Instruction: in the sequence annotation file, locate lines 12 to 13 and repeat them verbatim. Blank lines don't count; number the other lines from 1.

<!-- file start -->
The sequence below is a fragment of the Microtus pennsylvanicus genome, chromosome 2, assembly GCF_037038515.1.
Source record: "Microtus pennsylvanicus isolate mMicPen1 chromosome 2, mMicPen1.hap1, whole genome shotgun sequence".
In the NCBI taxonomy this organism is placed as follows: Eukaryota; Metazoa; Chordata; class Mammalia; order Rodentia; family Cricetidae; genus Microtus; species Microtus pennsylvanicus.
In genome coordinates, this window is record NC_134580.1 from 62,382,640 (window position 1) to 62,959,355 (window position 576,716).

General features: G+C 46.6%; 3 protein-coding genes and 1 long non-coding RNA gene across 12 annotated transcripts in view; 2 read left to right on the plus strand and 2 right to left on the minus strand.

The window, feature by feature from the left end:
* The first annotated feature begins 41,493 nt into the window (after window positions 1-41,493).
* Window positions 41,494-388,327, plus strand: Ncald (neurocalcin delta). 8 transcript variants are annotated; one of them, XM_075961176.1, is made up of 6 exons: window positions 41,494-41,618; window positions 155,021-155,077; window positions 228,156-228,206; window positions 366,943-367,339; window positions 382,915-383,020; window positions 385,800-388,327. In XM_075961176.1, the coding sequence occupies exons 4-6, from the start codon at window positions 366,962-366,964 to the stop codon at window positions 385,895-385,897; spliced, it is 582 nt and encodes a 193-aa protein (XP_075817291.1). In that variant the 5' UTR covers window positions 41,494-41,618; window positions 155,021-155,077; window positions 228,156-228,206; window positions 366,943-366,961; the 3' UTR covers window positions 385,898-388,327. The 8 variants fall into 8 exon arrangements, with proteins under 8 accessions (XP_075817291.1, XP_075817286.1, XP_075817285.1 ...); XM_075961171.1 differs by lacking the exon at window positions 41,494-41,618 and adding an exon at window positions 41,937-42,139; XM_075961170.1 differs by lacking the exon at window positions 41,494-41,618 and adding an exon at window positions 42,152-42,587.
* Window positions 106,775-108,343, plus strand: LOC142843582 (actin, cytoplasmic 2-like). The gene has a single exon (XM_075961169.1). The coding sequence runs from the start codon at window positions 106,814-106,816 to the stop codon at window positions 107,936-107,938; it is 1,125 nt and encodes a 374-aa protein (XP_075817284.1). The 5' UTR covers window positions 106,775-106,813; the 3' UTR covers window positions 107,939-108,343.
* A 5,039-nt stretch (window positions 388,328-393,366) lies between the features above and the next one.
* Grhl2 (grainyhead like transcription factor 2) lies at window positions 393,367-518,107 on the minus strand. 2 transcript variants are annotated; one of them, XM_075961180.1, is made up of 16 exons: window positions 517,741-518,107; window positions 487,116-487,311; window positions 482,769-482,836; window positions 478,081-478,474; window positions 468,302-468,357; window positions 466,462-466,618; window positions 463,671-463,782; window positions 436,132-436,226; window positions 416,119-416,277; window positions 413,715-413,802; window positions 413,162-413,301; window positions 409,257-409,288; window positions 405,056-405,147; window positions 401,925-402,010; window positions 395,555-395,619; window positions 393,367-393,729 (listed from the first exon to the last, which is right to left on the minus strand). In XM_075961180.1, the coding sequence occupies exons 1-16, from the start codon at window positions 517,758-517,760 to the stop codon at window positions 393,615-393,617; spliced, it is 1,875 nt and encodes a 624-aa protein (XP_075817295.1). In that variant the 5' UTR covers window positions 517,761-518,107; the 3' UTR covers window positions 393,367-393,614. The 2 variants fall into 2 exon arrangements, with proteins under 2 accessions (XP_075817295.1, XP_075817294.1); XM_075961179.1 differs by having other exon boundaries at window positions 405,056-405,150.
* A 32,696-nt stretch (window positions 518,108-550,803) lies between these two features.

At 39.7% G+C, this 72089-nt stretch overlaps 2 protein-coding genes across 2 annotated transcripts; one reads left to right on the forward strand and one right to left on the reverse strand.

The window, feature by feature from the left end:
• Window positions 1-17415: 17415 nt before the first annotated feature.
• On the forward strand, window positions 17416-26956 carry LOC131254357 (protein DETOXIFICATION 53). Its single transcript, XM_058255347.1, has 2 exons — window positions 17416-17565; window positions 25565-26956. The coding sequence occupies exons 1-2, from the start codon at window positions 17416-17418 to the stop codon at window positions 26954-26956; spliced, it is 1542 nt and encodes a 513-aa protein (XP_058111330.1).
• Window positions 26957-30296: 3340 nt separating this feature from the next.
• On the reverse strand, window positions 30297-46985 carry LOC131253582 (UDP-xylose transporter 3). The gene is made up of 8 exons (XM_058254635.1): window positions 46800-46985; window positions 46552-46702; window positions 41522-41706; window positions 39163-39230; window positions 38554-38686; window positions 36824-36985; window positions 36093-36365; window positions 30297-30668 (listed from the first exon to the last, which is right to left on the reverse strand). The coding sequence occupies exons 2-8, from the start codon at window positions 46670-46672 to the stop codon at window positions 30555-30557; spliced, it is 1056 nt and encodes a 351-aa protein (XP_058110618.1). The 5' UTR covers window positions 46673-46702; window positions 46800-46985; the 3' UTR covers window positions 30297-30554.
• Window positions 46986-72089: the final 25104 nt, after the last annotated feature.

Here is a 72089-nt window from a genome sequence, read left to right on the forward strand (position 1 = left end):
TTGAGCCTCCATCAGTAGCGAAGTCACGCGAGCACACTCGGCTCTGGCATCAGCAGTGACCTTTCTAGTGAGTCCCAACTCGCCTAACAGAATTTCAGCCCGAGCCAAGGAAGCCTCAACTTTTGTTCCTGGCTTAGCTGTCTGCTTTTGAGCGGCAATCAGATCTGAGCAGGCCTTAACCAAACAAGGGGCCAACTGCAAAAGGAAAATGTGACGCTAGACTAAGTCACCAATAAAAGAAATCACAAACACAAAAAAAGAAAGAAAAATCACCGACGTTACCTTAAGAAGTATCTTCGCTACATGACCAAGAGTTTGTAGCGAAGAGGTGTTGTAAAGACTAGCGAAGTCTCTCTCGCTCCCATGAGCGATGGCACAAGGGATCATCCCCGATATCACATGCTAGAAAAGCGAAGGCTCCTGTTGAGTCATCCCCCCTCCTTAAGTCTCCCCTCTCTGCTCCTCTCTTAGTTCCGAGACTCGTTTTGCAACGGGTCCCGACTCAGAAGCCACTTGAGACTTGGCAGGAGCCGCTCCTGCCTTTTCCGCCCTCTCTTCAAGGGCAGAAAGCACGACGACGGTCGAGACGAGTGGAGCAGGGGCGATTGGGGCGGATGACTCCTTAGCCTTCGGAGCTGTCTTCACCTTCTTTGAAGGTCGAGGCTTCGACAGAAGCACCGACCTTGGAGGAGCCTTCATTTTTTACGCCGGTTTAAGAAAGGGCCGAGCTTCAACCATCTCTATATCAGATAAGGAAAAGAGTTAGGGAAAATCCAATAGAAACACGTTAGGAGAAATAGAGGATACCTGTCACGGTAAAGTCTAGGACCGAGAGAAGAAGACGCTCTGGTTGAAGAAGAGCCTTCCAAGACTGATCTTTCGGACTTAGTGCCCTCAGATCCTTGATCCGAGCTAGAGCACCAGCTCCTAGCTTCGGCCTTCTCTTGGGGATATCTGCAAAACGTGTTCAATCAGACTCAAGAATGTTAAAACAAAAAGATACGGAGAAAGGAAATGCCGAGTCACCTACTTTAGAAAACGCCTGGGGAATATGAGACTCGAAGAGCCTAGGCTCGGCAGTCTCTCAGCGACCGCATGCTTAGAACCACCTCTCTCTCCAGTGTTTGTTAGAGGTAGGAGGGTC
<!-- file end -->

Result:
* A 32,696-nt stretch (window positions 518,108-550,803) lies between these two features.

At 39.7% G+C, this 72089-nt stretch overlaps 2 protein-coding genes across 2 annotated transcripts; one reads left to right on the forward strand and one right to left on the reverse strand.